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Re: [mythsoc] Re: Denethor and Abraham

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  • Jason Fisher
    It s Beowulf with the supernatural elements removed though. But a very enjoyable novel. For anyone who might be interested, I blogged about Eaters of the
    Message 1 of 18 , Apr 11, 2013
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      "It's Beowulf with the supernatural elements removed though."

      But a very enjoyable novel. For anyone who might be interested, I blogged about Eaters of the Dead after Crichton died in 2008: http://lingwe.blogspot.com/2008/11/michael-crichtons-beowulf.html

      Best,
      Jason


      From: "WendellWag@..." <WendellWag@...>
      To: mythsoc@yahoogroups.com
      Sent: Thursday, April 11, 2013 12:43 AM
      Subject: Re: [mythsoc] Re: Denethor and Abraham

       
      The story of Ahmad ibn Fadlan was turned into the novel Eaters of the Dead by Michael Crichton and then into the movie The Thirteen Warrior.  The plots of these two stories have him travel even further north and enter the story of Beowulf.  It's Beowulf with the supernatural elements removed though.
       
      Wendell Wagner
       
      In a message dated 4/10/2013 7:23:18 P.M. Eastern Daylight Time, emptyD@... writes:
       
      --- Troels Forchhammer <troelsfo@...> wrote:
      > Digging through memory I seem to remember hearing
      > about an Arab writing about a visit to Russia and
      > describing a Viking funeral involving burning a
      > ship, and also accompanying the dead chief with
      > servants or family ...?

      From Wikipedia:

      "Ahmad ibn Fadlan ... famous for his account of his travels as a member of an embassy of the Abbasid Caliph of Baghdad to the king of the Volga Bulgars. His account is most known for providing a description of the Volga Vikings, including an eyewitness account of a ship burial."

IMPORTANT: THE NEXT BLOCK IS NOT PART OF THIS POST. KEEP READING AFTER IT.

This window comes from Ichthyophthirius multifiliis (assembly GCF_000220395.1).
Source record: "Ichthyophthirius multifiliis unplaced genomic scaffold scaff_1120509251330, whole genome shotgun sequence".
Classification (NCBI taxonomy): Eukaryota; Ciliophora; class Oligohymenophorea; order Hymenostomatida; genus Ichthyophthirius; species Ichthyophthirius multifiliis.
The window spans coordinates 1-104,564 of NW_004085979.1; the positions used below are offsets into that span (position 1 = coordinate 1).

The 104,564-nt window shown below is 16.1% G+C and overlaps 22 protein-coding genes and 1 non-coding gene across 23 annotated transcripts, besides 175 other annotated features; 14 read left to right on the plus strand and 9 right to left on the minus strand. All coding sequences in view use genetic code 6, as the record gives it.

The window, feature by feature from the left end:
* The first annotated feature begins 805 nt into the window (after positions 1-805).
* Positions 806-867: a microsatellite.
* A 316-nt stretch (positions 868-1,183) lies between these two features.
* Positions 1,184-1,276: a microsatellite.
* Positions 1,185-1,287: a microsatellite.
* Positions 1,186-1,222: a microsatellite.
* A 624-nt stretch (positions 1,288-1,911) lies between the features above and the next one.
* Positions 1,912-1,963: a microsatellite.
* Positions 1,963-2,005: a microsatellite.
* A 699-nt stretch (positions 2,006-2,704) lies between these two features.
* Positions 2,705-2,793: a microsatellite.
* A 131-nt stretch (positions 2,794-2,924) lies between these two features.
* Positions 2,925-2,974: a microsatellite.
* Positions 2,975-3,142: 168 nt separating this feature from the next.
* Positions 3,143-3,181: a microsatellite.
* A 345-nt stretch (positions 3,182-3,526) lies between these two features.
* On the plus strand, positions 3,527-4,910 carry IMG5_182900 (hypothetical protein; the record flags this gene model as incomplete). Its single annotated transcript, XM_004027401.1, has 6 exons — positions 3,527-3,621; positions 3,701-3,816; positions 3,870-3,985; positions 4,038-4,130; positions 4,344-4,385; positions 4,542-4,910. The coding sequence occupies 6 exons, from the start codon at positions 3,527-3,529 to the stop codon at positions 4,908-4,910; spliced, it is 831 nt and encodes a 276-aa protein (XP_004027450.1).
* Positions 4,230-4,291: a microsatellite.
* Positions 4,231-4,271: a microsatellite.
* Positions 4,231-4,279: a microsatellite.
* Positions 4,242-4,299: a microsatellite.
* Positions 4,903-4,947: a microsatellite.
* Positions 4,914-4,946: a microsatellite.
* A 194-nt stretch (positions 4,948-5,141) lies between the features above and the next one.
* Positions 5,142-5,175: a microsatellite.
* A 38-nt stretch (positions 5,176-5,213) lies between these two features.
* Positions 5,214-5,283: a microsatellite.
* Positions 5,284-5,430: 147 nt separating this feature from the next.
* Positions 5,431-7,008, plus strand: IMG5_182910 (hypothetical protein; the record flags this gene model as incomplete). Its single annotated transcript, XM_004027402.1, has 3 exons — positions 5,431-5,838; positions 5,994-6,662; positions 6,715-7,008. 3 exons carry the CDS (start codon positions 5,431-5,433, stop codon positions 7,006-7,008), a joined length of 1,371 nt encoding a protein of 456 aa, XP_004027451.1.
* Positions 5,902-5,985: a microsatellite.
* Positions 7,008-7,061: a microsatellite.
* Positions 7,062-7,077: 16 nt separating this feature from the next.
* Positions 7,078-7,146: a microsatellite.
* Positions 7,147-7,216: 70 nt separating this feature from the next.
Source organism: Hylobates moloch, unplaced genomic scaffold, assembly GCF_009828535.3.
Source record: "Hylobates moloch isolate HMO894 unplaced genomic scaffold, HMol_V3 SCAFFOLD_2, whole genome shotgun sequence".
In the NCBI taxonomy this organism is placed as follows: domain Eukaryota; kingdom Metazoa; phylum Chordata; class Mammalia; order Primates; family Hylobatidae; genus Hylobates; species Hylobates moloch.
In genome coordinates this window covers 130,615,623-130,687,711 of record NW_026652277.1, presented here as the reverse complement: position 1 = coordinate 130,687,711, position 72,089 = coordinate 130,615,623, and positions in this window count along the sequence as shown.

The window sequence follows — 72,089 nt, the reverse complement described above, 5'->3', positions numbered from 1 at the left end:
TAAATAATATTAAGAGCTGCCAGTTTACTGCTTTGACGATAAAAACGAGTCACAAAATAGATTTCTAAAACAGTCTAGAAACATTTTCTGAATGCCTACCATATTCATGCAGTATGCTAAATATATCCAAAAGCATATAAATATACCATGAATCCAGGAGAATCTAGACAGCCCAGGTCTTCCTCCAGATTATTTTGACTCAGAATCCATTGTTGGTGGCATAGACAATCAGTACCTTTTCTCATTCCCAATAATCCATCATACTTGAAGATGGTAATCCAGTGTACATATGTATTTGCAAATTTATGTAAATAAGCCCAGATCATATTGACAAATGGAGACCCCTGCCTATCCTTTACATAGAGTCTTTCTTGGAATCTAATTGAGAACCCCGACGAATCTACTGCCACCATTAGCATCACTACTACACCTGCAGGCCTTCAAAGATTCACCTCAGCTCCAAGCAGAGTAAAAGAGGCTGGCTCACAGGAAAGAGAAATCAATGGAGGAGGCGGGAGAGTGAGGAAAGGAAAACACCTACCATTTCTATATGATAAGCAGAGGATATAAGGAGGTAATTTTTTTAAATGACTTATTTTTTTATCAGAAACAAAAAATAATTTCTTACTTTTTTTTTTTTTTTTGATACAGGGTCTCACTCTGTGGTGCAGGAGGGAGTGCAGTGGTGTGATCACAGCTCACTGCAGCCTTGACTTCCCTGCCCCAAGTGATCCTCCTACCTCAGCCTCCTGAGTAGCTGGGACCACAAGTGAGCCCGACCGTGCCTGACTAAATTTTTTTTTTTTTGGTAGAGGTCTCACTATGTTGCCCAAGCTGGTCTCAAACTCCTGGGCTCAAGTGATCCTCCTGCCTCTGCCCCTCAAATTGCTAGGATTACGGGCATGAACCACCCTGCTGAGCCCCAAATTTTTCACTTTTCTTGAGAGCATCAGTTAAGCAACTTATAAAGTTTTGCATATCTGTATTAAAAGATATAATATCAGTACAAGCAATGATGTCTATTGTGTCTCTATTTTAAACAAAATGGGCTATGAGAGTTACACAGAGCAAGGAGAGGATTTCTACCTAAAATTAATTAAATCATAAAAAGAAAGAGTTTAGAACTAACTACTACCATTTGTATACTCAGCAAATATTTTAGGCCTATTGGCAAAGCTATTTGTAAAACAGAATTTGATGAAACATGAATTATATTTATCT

Source: http://en.wikipedia.org/wiki/Ahmad_ibn_Fadlan

      That episode is summarized here:

      http://en.wikipedia.org/wiki/Viking_funeral#Ibn_Fadlan.27s_account

      It's a bit grisly.

      -Merlin



    • Christopher Couch
      For an example of going through with it, Agamemnon sacrifices his daughter Iphigenia to the god Poseidon for a safe crossing of the Greek armada to Troy.  For
      Message 2 of 18 , Apr 14, 2013
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        For an example of going through with it, Agamemnon sacrifices his daughter Iphigenia to the god Poseidon for a safe crossing of the Greek armada to Troy.  For that sacrifice and his return from Troy with Cassandra, Agamemnon is the victim of revenge by his wife Clytemnestra.

        Good luck!

        Christopher



        From: ""Beregond, Anders Stenström"" <beregond@...>
        To: mythsoc@yahoogroups.com
        Sent: Tuesday, April 9, 2013 3:46 PM
        Subject: [mythsoc] Denethor and Abraham

         
        A theology student who is writing a paper on Denethor's
        attempt to burn Faramir as an analogue to Abraham's
        stopped sacrifice of Isaac has asked me about previous
        literature on the topic. Perhaps people on this list
        have better memories than I have, and can help?

        Chivalrously,

        Beregond



      • Tony Zbaraschuk
        ... Two other possibilities I might suggest. First, from the Old Testament, the tradition of sacrifices to Moloch, passing one s seed through the fire , and
        Message 3 of 18 , Apr 14, 2013
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          On Sun, Apr 14, 2013 at 09:12:52AM -0700, Christopher Couch wrote: